[Weber] deceives himself; the necessity is purely apologetic. The motive and method of the volume are in fact apologetic throughout; the author, like so many of his predecessors, sets himself to prove the superiority of Christianity to Judaism.
Unsurprisingly, Weber’s research readily affirmed his a priori conclusion:
Keeping the many and peculiar commands of the Law, said Weber, was the means by which the rabbis believed salvation was earned. The ordinary rabbi, therefore, believed that the goal of rabbinic religion was the search for reward on the basis of merit, that God was a stern judge, and that approaching death brought with it the fear of losing salvation due to a lack of merit.
Weber’s portrayal of Judaism, “now clad in the impressive robes of scholarship,”provided the source material for several subsequent and influential works—notably: W. Sanday and A. C. Headlam’s ICC Commentary on the Epistle to the Romans (first published in 1895 and reprinted seventeen times through to 1952); Emil Schürer, The History of the Jewish People in the Age of Christ, in three volumes (1866–1890); and Wilhelm Bousset, The Judaic Religion in the New Testament Era (1903).
By the end of the nineteenth century, and stretching well into the twentieth, this “distorted picture of Jewish legalism was the standard interpretation among New Testament scholars.”Even today, in sermons and home group Bible studies, words such as “pharisaical” are liberally deployed as terms of disdain, with no one batting an eyelid. The Pharisees, Scribes, Priests and Teachers of the Law are the pantomime villains when the gospel stories are read and expounded.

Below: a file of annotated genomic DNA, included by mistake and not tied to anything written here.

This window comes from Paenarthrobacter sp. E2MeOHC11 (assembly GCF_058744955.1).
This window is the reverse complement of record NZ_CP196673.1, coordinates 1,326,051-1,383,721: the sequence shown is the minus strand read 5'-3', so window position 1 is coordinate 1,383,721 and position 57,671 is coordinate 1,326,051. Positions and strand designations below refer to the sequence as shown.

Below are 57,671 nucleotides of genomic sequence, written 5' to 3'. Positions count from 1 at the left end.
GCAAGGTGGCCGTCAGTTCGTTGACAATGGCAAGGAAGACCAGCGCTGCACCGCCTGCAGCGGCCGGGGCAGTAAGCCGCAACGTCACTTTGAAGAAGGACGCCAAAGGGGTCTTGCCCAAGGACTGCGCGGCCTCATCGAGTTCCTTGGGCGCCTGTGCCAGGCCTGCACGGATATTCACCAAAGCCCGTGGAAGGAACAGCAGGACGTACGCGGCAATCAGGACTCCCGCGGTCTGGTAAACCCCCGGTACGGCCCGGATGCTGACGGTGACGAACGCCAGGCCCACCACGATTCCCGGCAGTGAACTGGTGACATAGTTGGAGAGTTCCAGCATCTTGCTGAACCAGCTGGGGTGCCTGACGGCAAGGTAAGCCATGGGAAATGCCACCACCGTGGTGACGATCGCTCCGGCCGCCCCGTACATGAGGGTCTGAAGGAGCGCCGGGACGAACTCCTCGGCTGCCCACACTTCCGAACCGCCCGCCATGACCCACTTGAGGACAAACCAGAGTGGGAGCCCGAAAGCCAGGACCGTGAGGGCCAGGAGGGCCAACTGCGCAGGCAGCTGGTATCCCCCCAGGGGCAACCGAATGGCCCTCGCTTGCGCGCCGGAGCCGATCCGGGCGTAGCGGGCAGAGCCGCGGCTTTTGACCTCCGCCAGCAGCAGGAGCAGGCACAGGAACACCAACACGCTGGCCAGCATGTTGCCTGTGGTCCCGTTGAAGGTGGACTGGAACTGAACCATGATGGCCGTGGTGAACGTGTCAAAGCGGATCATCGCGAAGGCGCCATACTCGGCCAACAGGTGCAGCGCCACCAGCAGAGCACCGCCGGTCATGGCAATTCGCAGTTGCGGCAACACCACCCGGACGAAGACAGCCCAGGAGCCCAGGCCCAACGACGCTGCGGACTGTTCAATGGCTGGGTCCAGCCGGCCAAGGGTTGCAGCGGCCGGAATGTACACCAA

The Development of the New Perspective
Defining the New Perspective in a short article is somewhat challenging, not least because it has rightly been said that it “does not even exist in the singular.” At risk of some oversimplification, all New Perspective scholarship has in common a starting recognition that the classic assumptions of Reformed theology concerning the circumstances of first-century Jewish religion have been based upon a massive misreading, specifically concerning the nature and function of Torah (usually rendered as “the Law”). In contrast to the “old” perspective it recognises that for a faithful first-century Jew the works of Torah were not about qualifying for God’s favor by human endeavor or “good works;” rather, they were the appropriate heartfelt response to having already received his favor, as a people chosen for covenant relationship by grace alone. E. P. Sanders famously dubbed this grateful response a “covenantal nomism.” Notwithstanding the various streams, branches, and emphases in diverse first-century Judaism, covenantal nomism was, he said, the right way to understand the “normal” or “common Judaism” of the period: namely, “what the priests and the people agreed on.” Israel’s nomism (living in accordance with Torah—from the Greek word nomos, or “law”) was its response to the covenant that God had graciously initiated, wholly unmerited on Israel’s part. To be faithfully following the precepts of Torah was to be “living by faith(fulness),” rather than its antithesis. To be “in Torah,” or “right with Torah,” was to have confident assurance that one was “righteous” in God’s sight within its terms; in other words, to be by definition “right with God” and “right with one another,” reflecting Torah’s twin foci.